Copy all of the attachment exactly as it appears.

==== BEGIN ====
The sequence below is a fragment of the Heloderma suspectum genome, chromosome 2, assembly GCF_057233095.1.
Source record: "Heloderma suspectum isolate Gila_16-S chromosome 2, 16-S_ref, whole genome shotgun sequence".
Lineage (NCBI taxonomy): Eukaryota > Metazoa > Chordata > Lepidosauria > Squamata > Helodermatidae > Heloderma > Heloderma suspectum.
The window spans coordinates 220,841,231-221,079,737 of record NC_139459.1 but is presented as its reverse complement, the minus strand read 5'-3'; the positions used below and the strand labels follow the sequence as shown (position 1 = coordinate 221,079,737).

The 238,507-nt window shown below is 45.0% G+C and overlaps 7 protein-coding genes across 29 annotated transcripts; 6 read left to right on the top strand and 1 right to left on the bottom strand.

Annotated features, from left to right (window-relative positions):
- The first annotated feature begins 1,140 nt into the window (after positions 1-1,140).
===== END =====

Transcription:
The sequence below is a fragment of the Heloderma suspectum genome, chromosome 2, assembly GCF_057233095.1.
Source record: "Heloderma suspectum isolate Gila_16-S chromosome 2, 16-S_ref, whole genome shotgun sequence".
Lineage (NCBI taxonomy): Eukaryota > Metazoa > Chordata > Lepidosauria > Squamata > Helodermatidae > Heloderma > Heloderma suspectum.
The window spans coordinates 220,841,231-221,079,737 of record NC_139459.1 but is presented as its reverse complement, the minus strand read 5'-3'; the positions used below and the strand labels follow the sequence as shown (position 1 = coordinate 221,079,737).

The 238,507-nt window shown below is 45.0% G+C and overlaps 7 protein-coding genes across 29 annotated transcripts; 6 read left to right on the top strand and 1 right to left on the bottom strand.

Annotated features, from left to right (window-relative positions):
- The first annotated feature begins 1,140 nt into the window (after positions 1-1,140).